Chicago Blackhawks NHL Draft Wishlist: Jesper Wallstedt

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Chicago Blackhawks NHL Draft Wishlist: Jesper Wallstedt

Chicago Blackhawks

There’s a lot of needs that the Chicago Blackhawks have and a lot of needs that they could address in this year’s upcoming NHL Draft. Our wishlist for the NHL Draft already includes forwards in Mason McTavish, Chaz Lucius, and Cole Sillinger. But today, we have to look further back in the lineup for a position that has been neglected by the Blackhawks for far too long. Chicago needs their future long-term answer at goaltender now that Corey Crawford has been gone for a full season.

Today’s draft prospect on my wishlist is Swedish stud goaltender Jesper Wallstedt.

Why He Fits

The Chicago Blackhawks have been the beneficiaries of having a well-seasoned and groomed Corey Crawford come into their NHL lineup during the 2010-11 season and remain in the starting role until he left the club after the 2019-20 season. They had a few other quality goaltenders come and go and mix with Crawford including Ray Emery, Antti Raanta, and Robin Lehner over the years, but it’s always come back to being Crawford’s net. He’s the last drafted goaltender for the Blackhawks that amounted to anything in the NHL and the ONLY one that has been drafted and did anything of significance with the organization, ever.

So now what do the Blackhawks do without him? Last season we saw a trio of “maybes” in net for Chicago with Collin Delia, Kevin Lankinen, and Malcolm Subban. Out of those three, we saw Lankinen step forward into the starter role with Subban playing the backup role for the majority of the season and Delia being labeled the third goalie for the majority of the year. It was, fine, I guess. Lankinen burst out of the gate with a rookie of the year-caliber performance in the first half of the season, but slowed in the latter-half of the year. Subban was up and down and Delia was benched for nearly the entire year before getting a number of chances late in the year and performing decently. The long-term answer in net that the Blackhawks have neglected in recent draft years is not currently in the organization. I like Lankinen, but I’m not convinced he can carry the torch as the Blackhawks long-term answer at goalie.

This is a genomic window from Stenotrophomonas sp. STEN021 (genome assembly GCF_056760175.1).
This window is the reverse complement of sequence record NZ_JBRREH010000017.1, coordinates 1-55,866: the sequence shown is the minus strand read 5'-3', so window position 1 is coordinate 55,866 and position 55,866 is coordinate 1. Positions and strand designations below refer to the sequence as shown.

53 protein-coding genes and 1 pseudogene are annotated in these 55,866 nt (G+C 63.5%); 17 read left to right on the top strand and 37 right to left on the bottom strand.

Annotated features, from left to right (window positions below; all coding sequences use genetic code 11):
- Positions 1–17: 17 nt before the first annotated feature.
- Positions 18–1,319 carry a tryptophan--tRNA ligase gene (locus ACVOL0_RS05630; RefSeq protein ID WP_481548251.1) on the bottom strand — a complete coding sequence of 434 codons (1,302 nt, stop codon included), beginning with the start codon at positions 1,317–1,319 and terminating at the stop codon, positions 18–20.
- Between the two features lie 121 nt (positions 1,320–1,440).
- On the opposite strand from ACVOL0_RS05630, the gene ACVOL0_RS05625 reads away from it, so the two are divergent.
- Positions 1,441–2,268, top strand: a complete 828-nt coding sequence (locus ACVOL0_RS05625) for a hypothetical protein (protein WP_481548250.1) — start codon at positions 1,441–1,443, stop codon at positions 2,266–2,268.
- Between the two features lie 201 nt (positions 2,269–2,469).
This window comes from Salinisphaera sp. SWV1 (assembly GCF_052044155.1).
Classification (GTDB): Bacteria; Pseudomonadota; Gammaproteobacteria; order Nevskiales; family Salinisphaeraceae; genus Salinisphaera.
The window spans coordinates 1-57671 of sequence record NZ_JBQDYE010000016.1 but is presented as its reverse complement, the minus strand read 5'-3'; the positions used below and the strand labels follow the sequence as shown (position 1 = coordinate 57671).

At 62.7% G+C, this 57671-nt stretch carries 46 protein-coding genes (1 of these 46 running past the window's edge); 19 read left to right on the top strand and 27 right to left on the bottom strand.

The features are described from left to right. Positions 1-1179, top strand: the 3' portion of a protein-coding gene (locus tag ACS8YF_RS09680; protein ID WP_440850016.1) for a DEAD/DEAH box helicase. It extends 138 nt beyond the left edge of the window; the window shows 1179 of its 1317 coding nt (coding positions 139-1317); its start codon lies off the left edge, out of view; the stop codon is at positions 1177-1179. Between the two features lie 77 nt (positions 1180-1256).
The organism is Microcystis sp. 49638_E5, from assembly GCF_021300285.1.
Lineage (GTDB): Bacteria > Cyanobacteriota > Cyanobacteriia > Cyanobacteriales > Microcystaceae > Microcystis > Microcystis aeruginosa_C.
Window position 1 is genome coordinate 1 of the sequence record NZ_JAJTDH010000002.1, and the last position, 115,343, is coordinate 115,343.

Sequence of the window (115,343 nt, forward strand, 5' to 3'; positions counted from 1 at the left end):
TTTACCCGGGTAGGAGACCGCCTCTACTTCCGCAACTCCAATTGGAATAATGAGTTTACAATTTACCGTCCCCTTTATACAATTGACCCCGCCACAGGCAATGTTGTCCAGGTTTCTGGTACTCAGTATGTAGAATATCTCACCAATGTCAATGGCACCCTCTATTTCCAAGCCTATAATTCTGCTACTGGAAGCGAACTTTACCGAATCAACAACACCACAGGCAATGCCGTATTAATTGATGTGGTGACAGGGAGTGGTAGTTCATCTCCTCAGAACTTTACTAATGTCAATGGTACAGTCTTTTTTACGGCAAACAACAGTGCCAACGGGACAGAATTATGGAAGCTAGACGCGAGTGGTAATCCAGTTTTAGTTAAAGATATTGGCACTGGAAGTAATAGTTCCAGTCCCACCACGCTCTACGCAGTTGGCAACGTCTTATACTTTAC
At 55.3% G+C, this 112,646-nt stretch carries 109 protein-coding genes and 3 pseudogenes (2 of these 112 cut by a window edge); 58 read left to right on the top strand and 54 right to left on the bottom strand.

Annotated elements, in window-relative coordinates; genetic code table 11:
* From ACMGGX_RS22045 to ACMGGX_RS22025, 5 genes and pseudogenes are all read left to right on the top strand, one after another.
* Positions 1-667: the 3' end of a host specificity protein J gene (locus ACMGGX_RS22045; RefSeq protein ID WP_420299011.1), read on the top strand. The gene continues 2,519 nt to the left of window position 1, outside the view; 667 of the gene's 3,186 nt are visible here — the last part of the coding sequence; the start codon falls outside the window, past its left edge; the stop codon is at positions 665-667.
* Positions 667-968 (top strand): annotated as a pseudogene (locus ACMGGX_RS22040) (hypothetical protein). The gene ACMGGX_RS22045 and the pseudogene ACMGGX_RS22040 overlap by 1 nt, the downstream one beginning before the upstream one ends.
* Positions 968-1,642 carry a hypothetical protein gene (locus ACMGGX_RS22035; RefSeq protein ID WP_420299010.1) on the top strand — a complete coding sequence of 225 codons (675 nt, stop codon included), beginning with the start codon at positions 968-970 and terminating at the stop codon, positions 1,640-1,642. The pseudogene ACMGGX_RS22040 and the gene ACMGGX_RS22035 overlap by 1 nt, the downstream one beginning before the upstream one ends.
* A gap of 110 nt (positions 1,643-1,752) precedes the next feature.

In the last handful of NHL drafts, the Blackhawks have missed huge opportunities to grab that future star goaltender, twice. In 2016, Chicago drafted defenseman Chad Krys with the 45th overall pick and three picks later, the Philadelphia Flyers grabbed Carter Hart. The next year in 2017, Chicago and the Dallas Stars swapped first round picks with Dallas acquiring the 26th overall pick and the Blackhawks taking the 29th overall pick. Dallas selected Jake Oettinger 26th, the Blackhawks taking Henri Jokiharju 29th.

Granted, the Blackhawks do have two promising young goaltending prospects currently in their pipeline with 2019 draft pick Dominic Basse and 2020 draft pick Drew Commesso, but neither of those players have the projected star-quality that Wallstedt has.

Wallstedt is highly regarded as the best goaltending prospect in this year’s draft and some have him listed as the best player in the draft. But the last time we saw a goaltender get selected first overall in the draft was in 2003 with Marc-Andre Fleury being elected by the Pittsburgh Penguins. I’d say that was a good pick.

Last year’s draft class, as far as goaltenders go, was headlined by Russian goalie Yaroslav Askarov and the Blackhawks nearly had a deal in place to move up in the draft and select him. But it didn’t work out and he was taken 11th overall by the Predators.